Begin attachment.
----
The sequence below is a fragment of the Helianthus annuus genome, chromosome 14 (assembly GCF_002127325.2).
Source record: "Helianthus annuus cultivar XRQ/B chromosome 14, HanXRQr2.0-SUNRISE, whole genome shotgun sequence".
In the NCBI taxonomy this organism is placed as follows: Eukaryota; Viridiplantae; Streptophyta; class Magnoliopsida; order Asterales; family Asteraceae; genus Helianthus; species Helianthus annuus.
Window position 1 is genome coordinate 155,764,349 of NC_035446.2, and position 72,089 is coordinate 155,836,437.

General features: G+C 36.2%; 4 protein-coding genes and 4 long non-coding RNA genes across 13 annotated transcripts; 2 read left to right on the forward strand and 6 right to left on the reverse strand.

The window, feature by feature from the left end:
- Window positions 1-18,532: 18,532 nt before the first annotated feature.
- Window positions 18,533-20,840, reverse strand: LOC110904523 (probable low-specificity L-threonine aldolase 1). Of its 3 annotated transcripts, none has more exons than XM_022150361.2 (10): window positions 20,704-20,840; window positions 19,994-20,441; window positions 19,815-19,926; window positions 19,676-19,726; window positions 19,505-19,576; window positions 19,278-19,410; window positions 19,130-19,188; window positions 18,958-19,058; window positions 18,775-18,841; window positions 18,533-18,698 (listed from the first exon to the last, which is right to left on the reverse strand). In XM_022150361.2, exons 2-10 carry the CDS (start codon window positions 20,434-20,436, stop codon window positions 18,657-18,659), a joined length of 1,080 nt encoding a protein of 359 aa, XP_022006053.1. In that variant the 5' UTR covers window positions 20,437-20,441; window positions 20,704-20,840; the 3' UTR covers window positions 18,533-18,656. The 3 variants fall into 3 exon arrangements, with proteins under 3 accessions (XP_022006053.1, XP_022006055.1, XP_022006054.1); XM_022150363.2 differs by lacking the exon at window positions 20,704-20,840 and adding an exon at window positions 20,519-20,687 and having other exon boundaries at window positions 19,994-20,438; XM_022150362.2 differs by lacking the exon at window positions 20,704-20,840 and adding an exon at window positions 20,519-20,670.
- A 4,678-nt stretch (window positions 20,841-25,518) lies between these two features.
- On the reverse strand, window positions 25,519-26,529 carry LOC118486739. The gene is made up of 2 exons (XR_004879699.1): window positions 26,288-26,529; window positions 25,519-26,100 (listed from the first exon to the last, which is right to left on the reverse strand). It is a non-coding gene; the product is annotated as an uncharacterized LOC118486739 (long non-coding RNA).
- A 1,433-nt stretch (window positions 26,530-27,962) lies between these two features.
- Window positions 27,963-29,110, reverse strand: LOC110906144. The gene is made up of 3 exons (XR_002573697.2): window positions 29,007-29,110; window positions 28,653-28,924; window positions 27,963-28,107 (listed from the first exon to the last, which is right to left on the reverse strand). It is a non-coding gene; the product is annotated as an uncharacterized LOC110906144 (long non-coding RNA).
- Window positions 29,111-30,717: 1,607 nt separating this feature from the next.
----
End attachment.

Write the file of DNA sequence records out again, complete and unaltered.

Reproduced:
The sequence below is a fragment of the Helianthus annuus genome, chromosome 14 (assembly GCF_002127325.2).
Source record: "Helianthus annuus cultivar XRQ/B chromosome 14, HanXRQr2.0-SUNRISE, whole genome shotgun sequence".
In the NCBI taxonomy this organism is placed as follows: Eukaryota; Viridiplantae; Streptophyta; class Magnoliopsida; order Asterales; family Asteraceae; genus Helianthus; species Helianthus annuus.
Window position 1 is genome coordinate 155,764,349 of NC_035446.2, and position 72,089 is coordinate 155,836,437.

General features: G+C 36.2%; 4 protein-coding genes and 4 long non-coding RNA genes across 13 annotated transcripts; 2 read left to right on the forward strand and 6 right to left on the reverse strand.

The window, feature by feature from the left end:
- Window positions 1-18,532: 18,532 nt before the first annotated feature.
- Window positions 18,533-20,840, reverse strand: LOC110904523 (probable low-specificity L-threonine aldolase 1). Of its 3 annotated transcripts, none has more exons than XM_022150361.2 (10): window positions 20,704-20,840; window positions 19,994-20,441; window positions 19,815-19,926; window positions 19,676-19,726; window positions 19,505-19,576; window positions 19,278-19,410; window positions 19,130-19,188; window positions 18,958-19,058; window positions 18,775-18,841; window positions 18,533-18,698 (listed from the first exon to the last, which is right to left on the reverse strand). In XM_022150361.2, exons 2-10 carry the CDS (start codon window positions 20,434-20,436, stop codon window positions 18,657-18,659), a joined length of 1,080 nt encoding a protein of 359 aa, XP_022006053.1. In that variant the 5' UTR covers window positions 20,437-20,441; window positions 20,704-20,840; the 3' UTR covers window positions 18,533-18,656. The 3 variants fall into 3 exon arrangements, with proteins under 3 accessions (XP_022006053.1, XP_022006055.1, XP_022006054.1); XM_022150363.2 differs by lacking the exon at window positions 20,704-20,840 and adding an exon at window positions 20,519-20,687 and having other exon boundaries at window positions 19,994-20,438; XM_022150362.2 differs by lacking the exon at window positions 20,704-20,840 and adding an exon at window positions 20,519-20,670.
- A 4,678-nt stretch (window positions 20,841-25,518) lies between these two features.
- On the reverse strand, window positions 25,519-26,529 carry LOC118486739. The gene is made up of 2 exons (XR_004879699.1): window positions 26,288-26,529; window positions 25,519-26,100 (listed from the first exon to the last, which is right to left on the reverse strand). It is a non-coding gene; the product is annotated as an uncharacterized LOC118486739 (long non-coding RNA).
- A 1,433-nt stretch (window positions 26,530-27,962) lies between these two features.
- Window positions 27,963-29,110, reverse strand: LOC110906144. The gene is made up of 3 exons (XR_002573697.2): window positions 29,007-29,110; window positions 28,653-28,924; window positions 27,963-28,107 (listed from the first exon to the last, which is right to left on the reverse strand). It is a non-coding gene; the product is annotated as an uncharacterized LOC110906144 (long non-coding RNA).
- Window positions 29,111-30,717: 1,607 nt separating this feature from the next.